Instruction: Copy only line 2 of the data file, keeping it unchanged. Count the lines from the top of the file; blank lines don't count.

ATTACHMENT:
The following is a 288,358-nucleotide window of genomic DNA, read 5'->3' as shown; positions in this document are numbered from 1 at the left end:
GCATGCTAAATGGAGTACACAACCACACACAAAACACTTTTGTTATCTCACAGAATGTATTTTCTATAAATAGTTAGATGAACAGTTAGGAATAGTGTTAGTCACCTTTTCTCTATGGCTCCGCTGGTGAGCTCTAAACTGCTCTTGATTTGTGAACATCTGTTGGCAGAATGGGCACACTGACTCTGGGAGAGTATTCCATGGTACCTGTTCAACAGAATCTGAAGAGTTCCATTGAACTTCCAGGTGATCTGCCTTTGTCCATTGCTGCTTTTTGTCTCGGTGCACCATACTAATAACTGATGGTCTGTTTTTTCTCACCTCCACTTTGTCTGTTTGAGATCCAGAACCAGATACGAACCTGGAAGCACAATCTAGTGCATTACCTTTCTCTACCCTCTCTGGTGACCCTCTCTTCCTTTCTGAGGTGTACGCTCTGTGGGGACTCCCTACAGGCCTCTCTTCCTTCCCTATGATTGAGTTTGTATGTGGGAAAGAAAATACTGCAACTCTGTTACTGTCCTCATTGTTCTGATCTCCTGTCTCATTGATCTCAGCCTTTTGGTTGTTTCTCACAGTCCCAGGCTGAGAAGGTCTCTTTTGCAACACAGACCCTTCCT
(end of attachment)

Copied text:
GCATGCTAAATGGAGTACACAACCACACACAAAACACTTTTGTTATCTCACAGAATGTATTTTCTATAAATAGTTAGATGAACAGTTAGGAATAGTGTTAGTCACCTTTTCTCTATGGCTCCGCTGGTGAGCTCTAAACTGCTCTTGATTTGTGAACATCTGTTGGCAGAATGGGCACACTGACTCTGGGAGAGTATTCCATGGTACCTGTTCAACAGAATCTGAAGAGTTCCATTGAACTTCCAGGTGATCTGCCTTTGTCCATTGCTGCTTTTTGTCTCGGTGCACCATACTAATAACTGATGGTCTGTTTTTTCTCACCTCCACTTTGTCTGTTTGAGATCCAGAACCAGATACGAACCTGGAAGCACAATCTAGTGCATTACCTTTCTCTACCCTCTCTGGTGACCCTCTCTTCCTTTCTGAGGTGTACGCTCTGTGGGGACTCCCTACAGGCCTCTCTTCCTTCCCTATGATTGAGTTTGTATGTGGGAAAGAAAATACTGCAACTCTGTTACTGTCCTCATTGTTCTGATCTCCTGTCTCATTGATCTCAGCCTTTTGGTTGTTTCTCACAGTCCCAGGCTGAGAAGGTCTCTTTTGCAACACAGACCCTTCCT